webshit weekly

An annotated digest of the top "Hacker" "News" posts for the last week of February, 2019.

A Heavily-Commented Linux Kernel Source Code [pdf]
February 22, 2019 (comments)
An academic describes a MINIX clone for Intel processors. Inevitably, Hackernews starts talking about Lions' Commentary on UNIX, despite this book and that having completely different intent and approach. Other Hackernews complain that this particular book contains too much information: a capital offense. Another whines about the file format. Most of the comments are about the picture on the cover. Amazingly, no technology is discussed; since this is a technical book, the vote:comment ratio is damn near 20:1.

Cleave.js – Format input text content when you are typing
February 23, 2019 (comments)
A webshit fucks up some text boxes. Hackernews don't like when webshits fuck up text boxes, and invoke the scariest of boogiemen: hypothetical lost revenue. Other Hackernews also don't like this ridiculous garbage, but implement it anyway because they were told to. The software in question and the Hackernews debate about it are a valuable glimpse into why everything you do with a web browser is worse each month than it was the month before.

My Twitch Live Coding Setup
February 24, 2019 (comments)
Some asshole, with nearly Wolfram-level self-absorption, goes into gruesome detail to describe exactly how to construct a dystopian attention-gathering hellbox. The picture it paints is the saddest thing I have ever seen on the internet. Hackernews gets sucked into an inquest into the ontological implications of demanding an audience of strangers for every moment of your working day. Other Hackernews complain that some minute detail was elided.

Sunlight through glass does not provide Vitamin D
February 25, 2019 (comments)
An idiot wants to know how glass works, and turns to the world's leading authority on human physiology: the New York Times. Hackernews thinks you should have windows anyway, and feels the need to justify this opinion. Half of the comments are from people afraid of sunlight. The other half are arguments about which pills you can eat to make up for being a cave troll. Since the topic is not technology, but (pseudo)medicine, Hackernews has a shitload to say -- vote-to-comment ratio hovers right around 2:1. Almost all of it is wrong, but that's fine since all of it is irrelevant to functioning human adults.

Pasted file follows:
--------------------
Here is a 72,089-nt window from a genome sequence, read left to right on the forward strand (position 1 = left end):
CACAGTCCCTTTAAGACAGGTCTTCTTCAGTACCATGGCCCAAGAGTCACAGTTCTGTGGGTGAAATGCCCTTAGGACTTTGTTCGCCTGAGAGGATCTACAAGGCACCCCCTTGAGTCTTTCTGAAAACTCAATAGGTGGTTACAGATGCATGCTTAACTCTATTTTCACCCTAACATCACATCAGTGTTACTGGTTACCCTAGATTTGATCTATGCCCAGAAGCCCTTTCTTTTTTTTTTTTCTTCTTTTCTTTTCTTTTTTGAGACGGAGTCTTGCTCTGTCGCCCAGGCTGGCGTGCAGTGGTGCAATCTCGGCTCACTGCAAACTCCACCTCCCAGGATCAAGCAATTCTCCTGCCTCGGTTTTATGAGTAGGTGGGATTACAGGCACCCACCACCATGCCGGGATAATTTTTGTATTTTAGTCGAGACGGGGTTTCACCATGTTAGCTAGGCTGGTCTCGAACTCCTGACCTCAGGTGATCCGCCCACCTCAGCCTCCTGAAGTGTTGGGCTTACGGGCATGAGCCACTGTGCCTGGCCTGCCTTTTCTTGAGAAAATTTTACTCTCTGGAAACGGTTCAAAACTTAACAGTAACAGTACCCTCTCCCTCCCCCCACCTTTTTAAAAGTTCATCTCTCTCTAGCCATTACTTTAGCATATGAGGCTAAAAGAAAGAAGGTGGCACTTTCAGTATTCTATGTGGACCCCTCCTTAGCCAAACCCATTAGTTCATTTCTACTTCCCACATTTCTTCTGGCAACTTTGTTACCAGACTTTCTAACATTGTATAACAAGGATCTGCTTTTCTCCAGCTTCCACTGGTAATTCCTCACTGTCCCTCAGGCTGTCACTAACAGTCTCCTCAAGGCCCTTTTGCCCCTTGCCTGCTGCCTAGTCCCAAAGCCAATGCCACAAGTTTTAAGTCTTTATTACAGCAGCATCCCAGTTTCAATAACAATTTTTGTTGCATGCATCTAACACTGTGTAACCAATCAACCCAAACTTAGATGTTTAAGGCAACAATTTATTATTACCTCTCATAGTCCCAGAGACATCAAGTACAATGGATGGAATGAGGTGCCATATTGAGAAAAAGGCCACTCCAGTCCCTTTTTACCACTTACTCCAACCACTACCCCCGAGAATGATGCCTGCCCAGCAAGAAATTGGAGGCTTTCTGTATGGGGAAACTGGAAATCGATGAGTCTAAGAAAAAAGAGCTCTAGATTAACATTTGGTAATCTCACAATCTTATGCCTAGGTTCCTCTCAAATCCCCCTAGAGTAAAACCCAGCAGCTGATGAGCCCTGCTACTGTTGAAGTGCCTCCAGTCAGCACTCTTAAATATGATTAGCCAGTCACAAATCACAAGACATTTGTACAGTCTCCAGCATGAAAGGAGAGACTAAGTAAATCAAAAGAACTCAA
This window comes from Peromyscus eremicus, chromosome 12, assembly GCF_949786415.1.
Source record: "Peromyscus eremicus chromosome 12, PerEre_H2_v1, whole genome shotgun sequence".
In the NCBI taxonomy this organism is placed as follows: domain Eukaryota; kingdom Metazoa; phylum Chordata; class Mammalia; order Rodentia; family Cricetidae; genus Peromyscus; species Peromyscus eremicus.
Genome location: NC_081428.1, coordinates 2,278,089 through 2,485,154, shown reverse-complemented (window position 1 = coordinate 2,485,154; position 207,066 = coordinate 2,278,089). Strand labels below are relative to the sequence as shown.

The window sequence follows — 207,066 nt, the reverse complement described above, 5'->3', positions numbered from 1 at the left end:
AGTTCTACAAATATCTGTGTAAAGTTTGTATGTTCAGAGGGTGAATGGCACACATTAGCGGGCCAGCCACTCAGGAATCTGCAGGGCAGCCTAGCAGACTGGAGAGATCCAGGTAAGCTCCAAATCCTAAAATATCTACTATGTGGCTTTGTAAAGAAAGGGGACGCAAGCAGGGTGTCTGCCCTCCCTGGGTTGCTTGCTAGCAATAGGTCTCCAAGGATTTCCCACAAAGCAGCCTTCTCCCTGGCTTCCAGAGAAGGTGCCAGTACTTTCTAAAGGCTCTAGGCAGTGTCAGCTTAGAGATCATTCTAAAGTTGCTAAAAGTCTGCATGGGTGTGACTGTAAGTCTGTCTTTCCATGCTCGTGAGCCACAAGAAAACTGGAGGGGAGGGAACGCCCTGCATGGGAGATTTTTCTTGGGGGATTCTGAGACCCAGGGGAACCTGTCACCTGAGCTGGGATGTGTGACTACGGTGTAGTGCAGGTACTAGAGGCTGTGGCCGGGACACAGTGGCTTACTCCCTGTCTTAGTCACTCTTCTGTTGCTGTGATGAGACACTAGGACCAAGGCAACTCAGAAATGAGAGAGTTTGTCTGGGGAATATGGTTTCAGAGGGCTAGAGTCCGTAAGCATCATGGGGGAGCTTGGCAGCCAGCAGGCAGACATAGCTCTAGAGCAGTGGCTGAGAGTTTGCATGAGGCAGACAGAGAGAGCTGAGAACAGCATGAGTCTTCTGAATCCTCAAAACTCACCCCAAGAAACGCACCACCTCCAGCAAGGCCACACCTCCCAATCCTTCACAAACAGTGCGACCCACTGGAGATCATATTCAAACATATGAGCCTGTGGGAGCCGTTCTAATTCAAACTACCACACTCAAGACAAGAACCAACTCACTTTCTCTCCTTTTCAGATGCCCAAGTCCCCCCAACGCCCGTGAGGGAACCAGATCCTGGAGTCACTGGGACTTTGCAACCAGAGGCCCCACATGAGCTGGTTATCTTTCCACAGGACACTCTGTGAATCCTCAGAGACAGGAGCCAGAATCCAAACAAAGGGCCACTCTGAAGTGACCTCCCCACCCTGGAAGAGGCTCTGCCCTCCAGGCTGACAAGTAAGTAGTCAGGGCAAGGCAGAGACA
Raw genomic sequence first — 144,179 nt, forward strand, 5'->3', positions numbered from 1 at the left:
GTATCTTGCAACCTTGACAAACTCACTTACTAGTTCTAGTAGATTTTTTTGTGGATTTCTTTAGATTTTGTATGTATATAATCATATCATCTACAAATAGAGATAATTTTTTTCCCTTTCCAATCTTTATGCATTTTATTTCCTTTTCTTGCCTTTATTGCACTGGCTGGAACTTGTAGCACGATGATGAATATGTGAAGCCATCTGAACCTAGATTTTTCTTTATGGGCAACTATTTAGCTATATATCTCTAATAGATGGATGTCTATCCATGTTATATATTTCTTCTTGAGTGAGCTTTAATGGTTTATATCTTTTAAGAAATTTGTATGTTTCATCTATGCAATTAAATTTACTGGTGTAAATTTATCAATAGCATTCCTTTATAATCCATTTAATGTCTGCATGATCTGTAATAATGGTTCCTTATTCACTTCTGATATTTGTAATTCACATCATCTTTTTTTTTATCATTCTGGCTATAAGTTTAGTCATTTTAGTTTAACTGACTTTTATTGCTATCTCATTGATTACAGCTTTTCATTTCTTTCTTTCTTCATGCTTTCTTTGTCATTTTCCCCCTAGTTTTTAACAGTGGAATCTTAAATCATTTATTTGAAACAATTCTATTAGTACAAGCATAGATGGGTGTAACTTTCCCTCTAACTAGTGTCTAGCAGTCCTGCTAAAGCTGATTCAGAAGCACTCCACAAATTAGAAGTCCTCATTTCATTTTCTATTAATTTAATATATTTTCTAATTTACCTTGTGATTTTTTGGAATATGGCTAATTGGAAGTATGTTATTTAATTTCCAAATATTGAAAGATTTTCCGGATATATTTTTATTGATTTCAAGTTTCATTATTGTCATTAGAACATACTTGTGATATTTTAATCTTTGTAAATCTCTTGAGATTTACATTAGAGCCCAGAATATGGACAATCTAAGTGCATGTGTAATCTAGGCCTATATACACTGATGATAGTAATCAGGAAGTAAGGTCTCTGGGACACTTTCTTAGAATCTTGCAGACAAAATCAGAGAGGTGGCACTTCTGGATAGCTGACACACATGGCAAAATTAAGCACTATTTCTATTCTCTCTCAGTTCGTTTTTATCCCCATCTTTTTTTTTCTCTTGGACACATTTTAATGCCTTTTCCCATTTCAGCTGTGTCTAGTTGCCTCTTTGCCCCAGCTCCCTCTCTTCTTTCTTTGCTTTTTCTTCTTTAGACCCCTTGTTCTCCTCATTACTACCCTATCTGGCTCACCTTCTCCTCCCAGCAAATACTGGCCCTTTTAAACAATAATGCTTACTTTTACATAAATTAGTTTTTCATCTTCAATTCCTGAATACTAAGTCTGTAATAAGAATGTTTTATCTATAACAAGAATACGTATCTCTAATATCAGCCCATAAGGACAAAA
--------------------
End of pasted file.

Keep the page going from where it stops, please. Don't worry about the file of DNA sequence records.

Redis Turns 10 – How it started with a single post on Hacker News
February 26, 2019 (comments)
Hackernews celebrates the decennial anniversary of a database so bad that almost all of its use is as a message queue. Hackernews explores the idea of a program being completed, instead of an endless churn of Github issues and conference talks with stick figure illustrations. Hackernews lines up to relate stories about how wonderful the software is, then the next line is for them to reminisce about the first time their server got hacked because they were running it.

Immersive Linear Algebra (2016)
February 27, 2019 (comments)
Some academics port a math textbook to javascript. Hackernews has also written books, and proceeds to link to all of them, and complain about how hard it is to write a book. Other Hackernews complain about not knowing enough math, and then the pedagogy debate club arrives to bikeshed the javascript mathematics text.

UC terminates subscriptions with Elsevier in push for open access
February 28, 2019 (comments)
The University of California notices a great public relations spin available to cover a cost-saving measure. Hackernews enumerates all of the websites they use to download papers otherwise unavailable without rent-seeking bureaucracy, then proceeds to list all of the other organizations that are charging too much to publish. The rest of the comments are Hackernews explaining 19th-century publishing industry economics. Based on the comment threads, the reason Hackernews can't seem to get a business off the ground is because they spend all their time playing Pokemon with niche journal articles.